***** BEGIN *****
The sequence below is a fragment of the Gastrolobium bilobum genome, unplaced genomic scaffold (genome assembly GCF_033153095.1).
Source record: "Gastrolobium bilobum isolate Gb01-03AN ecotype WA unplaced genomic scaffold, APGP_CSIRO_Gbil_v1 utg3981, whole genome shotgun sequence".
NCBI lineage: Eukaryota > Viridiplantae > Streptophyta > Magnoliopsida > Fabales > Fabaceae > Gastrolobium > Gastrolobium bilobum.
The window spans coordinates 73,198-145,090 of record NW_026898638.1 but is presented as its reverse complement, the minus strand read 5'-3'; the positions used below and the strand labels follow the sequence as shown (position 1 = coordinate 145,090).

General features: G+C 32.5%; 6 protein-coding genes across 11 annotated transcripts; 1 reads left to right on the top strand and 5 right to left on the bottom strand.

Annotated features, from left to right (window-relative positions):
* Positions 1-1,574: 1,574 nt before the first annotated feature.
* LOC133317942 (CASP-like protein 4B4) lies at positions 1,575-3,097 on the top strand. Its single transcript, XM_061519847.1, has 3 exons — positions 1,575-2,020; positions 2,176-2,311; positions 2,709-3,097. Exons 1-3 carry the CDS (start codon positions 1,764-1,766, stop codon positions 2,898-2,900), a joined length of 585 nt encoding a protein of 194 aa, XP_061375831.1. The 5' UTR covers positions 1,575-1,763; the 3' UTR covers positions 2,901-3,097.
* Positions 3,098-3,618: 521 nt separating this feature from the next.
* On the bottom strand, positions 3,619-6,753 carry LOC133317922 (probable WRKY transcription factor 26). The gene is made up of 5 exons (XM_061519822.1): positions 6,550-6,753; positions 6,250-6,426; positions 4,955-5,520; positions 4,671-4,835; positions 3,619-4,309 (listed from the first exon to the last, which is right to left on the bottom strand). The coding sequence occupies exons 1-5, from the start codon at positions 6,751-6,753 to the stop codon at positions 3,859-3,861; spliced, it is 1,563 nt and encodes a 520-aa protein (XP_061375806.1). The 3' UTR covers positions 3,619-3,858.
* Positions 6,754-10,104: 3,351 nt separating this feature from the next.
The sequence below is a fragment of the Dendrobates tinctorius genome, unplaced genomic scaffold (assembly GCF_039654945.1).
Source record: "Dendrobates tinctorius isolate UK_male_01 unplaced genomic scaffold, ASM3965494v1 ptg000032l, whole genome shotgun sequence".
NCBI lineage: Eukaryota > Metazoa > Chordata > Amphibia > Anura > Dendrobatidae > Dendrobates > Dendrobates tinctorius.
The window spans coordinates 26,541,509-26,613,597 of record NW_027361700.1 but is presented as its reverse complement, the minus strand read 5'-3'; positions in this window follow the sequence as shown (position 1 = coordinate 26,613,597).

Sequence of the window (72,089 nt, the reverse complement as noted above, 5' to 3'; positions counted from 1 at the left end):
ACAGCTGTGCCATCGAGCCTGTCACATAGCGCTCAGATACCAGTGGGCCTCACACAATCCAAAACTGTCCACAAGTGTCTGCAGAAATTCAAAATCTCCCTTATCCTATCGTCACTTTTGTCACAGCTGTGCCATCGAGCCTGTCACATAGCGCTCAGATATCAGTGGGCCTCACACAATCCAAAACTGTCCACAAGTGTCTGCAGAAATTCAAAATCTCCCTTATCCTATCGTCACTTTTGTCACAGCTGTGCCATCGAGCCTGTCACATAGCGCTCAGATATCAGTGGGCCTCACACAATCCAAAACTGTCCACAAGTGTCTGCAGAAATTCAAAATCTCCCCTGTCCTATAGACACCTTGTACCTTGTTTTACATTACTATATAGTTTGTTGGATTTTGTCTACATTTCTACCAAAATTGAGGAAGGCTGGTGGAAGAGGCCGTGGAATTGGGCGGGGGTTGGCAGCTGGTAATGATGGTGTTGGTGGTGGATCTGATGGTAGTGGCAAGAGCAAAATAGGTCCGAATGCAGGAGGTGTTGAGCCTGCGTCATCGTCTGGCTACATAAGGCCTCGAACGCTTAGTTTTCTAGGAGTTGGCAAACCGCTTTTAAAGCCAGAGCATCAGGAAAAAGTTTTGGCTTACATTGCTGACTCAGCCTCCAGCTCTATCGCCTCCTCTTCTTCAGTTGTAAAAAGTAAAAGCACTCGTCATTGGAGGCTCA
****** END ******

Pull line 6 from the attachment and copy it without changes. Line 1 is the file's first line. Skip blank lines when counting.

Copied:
Annotated features, from left to right (window-relative positions):